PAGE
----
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High volumne

Can anyone provide me some concerns/suggestions/tipical issues/related tips ... on High Volume Transaction ? I have basic knowledge but have not ever exposured to a high volume transaction system yet. Can anyone give me a good leading so that it would helpful for me to develop solutions for high volume transaction enterprise class systems in commercial settings.
Thanks a lot.
5 Solutions
Aneesh RetnakaranDatabase AdministratorCommented:
Check this https://secure.logmein.com/welcome/visualization/fullscreen/ 
that's an example of a high volume application
There are multiple variables to consider.
First though the main performance bottleneck in a database is the storage.  Disks can only seek so fast.  To deal with this you should have many disks and partition schemes to balance the daily load to all the disks.
Also, do not have SQL do things that the app/middle tier can do like sorting and some joining like translating IDs to names of non-changing data.  Also avoid using SQL to generate Identity values, with proper data design the IDs can be generated by the client and the DB only has to store it.
You can partition your data between servers like last names between A-M on one server and the others on the other, use as many servers as you like.  But programming for this can be tricky and may not be agile enough to change where the boundaries are to keep things properly load balanced.
If your budget is really big, you can look at MS Data Warehouse where they mainly throw hardware at it and give you an effectively load-balanced SQL/Storage solution.
For high volume you're going to need a few things. This is my personal order of priority.

1. Memory. Lots of memory dedicated to Buffer Space. Without any real metrics I would suggest at least 25% of the database size available as Buffer. Note that this must be backed by real RAM. Paging is your enemy on a database server.
2. Dedicated servers. Nothing worse than wanting the CPU and something else has it, or waiting for someone else's write to complete.
3. Storage. Faster the better, and the good news is that there is some staggeringly fast storage available through SSD now. Your targets for SSD disk are TempDB and the .LDF files. Don't waste SSD storage on the .MDF files, as they'll be fine on slower storage.
4. CPU. Enough that you are consistently below 60% busy.

There are lots of forums out there that will help (including this one), but to get a more specific answer, you'll need to ask a more specific question!
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minglelinchAuthor Commented:
Thanks for the great helpful comments.

How about high availability strategies?
Eugene ZCommented:
the answer is "it depends":
on your budget
technology, software
and what do you plan to use

select what one you plan (e.g. real time )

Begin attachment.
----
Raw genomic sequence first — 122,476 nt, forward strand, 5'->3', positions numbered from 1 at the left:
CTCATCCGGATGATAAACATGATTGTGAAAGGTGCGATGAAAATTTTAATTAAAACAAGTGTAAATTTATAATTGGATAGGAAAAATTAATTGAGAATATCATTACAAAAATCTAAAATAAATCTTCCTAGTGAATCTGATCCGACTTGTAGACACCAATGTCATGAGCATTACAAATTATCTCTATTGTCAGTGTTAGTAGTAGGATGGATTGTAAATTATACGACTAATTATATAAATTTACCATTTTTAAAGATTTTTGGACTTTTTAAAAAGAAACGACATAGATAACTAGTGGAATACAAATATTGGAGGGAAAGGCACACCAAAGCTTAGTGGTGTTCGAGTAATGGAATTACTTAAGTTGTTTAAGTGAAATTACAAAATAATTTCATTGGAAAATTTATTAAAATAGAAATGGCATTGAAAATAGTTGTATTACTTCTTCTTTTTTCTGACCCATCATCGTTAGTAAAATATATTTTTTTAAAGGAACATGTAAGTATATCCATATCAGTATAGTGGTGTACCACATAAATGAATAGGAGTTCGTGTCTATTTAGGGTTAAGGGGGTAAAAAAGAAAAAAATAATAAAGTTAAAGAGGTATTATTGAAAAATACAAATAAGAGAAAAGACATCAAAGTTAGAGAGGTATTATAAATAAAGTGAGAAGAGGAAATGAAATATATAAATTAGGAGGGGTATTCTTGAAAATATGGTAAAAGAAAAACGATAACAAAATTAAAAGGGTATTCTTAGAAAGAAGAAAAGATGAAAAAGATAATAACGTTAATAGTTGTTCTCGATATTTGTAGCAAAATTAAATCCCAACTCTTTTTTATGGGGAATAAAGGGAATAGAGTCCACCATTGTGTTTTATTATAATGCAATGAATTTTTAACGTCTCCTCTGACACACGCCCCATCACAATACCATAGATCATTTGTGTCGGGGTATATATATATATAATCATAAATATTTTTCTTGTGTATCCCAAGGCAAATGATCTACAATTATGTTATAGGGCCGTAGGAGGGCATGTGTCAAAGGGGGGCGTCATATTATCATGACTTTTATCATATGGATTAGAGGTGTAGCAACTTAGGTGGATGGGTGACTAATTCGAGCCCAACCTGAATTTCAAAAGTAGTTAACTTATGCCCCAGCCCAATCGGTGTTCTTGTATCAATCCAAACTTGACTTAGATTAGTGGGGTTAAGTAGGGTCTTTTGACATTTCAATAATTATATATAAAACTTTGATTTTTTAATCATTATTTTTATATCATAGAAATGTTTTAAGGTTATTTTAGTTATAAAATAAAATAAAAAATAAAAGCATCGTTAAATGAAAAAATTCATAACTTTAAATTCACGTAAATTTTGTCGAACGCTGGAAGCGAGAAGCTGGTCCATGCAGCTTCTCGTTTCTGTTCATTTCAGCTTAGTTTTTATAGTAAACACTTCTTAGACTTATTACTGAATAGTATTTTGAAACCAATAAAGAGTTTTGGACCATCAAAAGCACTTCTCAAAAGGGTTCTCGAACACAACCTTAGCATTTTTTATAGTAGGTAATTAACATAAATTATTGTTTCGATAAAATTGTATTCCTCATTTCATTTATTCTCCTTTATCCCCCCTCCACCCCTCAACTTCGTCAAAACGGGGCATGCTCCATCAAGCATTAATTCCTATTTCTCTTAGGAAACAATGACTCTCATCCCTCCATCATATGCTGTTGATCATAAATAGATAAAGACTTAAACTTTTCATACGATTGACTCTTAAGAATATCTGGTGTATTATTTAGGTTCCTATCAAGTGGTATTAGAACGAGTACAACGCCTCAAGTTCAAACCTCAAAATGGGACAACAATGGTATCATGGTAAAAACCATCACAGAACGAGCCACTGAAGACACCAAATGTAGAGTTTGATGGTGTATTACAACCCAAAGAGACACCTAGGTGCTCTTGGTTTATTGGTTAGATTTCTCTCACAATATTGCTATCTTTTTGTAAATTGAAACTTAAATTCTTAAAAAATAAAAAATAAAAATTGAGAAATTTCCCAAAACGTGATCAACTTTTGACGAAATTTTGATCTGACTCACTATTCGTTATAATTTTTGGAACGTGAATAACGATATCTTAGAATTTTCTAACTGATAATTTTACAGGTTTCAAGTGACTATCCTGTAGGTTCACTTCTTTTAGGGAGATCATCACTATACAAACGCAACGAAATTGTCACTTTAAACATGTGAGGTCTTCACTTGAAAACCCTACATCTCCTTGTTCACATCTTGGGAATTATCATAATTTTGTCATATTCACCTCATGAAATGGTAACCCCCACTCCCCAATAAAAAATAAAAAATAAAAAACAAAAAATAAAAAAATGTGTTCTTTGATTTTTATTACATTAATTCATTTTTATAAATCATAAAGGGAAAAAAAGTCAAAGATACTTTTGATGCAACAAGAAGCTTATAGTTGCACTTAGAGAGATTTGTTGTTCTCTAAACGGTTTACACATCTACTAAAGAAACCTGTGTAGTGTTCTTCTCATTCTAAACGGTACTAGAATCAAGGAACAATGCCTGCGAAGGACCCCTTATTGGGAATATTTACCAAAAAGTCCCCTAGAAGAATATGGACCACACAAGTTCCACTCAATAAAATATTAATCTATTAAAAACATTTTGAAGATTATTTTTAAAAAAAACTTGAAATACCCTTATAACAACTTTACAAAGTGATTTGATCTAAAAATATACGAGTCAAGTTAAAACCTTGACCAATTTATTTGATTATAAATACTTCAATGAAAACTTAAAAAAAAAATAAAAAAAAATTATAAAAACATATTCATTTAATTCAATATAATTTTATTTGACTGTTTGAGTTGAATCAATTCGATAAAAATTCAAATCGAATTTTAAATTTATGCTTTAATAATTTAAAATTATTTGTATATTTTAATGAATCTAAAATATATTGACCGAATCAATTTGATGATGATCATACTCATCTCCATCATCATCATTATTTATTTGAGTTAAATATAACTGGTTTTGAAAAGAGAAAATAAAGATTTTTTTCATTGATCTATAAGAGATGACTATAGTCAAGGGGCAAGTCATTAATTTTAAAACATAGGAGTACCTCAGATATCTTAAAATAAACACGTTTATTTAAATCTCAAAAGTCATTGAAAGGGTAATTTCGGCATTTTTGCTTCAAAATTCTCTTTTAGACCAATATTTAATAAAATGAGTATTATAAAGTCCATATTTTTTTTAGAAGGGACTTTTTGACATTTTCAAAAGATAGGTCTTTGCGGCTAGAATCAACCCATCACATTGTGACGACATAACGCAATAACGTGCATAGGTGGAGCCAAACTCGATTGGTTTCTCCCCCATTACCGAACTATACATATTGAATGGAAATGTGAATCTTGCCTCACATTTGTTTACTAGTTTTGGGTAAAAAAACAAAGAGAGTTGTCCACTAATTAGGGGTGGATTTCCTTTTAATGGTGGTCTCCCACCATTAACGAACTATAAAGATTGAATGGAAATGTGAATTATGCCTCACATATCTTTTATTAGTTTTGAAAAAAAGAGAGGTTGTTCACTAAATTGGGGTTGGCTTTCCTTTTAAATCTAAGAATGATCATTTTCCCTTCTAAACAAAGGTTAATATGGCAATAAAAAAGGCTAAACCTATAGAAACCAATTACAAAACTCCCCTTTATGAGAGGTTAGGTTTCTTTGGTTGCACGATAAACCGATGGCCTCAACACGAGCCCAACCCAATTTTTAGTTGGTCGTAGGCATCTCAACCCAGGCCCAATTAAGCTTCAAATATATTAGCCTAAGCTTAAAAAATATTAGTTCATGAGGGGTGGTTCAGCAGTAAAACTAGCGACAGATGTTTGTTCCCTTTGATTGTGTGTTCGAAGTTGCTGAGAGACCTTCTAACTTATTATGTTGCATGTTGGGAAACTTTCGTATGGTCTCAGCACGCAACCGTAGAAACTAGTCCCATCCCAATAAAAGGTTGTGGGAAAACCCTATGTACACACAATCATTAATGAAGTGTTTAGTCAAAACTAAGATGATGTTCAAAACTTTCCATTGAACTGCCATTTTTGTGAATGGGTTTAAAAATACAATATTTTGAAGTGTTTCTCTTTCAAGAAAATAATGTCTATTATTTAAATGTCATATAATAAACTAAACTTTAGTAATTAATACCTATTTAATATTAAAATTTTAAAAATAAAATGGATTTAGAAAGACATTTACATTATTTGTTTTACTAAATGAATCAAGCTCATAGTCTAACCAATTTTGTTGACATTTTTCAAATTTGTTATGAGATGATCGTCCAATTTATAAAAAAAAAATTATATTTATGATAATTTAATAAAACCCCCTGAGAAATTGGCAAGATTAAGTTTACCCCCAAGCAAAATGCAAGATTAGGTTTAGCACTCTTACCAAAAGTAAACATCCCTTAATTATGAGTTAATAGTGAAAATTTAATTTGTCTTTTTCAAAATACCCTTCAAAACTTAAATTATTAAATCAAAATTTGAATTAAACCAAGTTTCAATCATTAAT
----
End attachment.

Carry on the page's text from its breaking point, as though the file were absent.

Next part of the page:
and check

Transaction processing system
And on your software edition. As this is in a SQL forum, I will make the recommendation to check the features of the various of SQL server editions http://www.microsoft.com/en-us/sqlserver/editions.aspx
Certainly there are a lot of options for you and as others have noted it "depends" on a lot of things... especially the budget.


1) Is your goal a high transaction volume (writes - inserts/updates/deletes) or high capacity working with lots of data collected? If you're into transaction rate that IO latency/IOPS are going to be your bottlenecks... If high capacity processing then you'll likely need RAM and CPU power.

2) What is your ballpark budget for this?


1) Since this is posted in MS SQL I'll assume the solution you want is Microsoft SQL Server based.

2) If high transaction volume is required you'll need storage with low-latency to achieve the highest IOPS. As mentioned in other comments the FusionIO IODrive 2 is pretty wicked fast in terms of IO latency and IOPS... those are your tickets to high transaction throughput.

3) The RAID controller in your SQL Server(s) may have a battery-backed RAM cache that allows you to do write caching. This can greatly increase your ability to handle bursts of transactions... although doesn't help much in terms of sustained high transaction rates.

4) SQL 2014, soon to be released, will be interesting for transaction volume. If you can tolerate some potential transaction data loss (last few seconds) in case of a catastrophic server failure... and that's a BIG IF... then SQL 2014 has a new feature called "delayed durability" which can greatly increase transaction throughput. I'm getting much higher rates in my tests.

5) Test... test... test. If you can try different hardware and properly configure and test it.

6) If you need High Availability and extreme Transaction Rates you may want to use Mirroring instead of clustering. I use clustering in many of my installations but transaction volume is often limited by IO latency for those who need extreme transaction rates.

I'm currently on a project that requires that we attain extreme transaction/sec rates and hardware wise am spending $110K for a pair (for High Availability) of servers and lots of PCIe based storage.
minglelinchAuthor Commented:
Thanks for all helpful comments.
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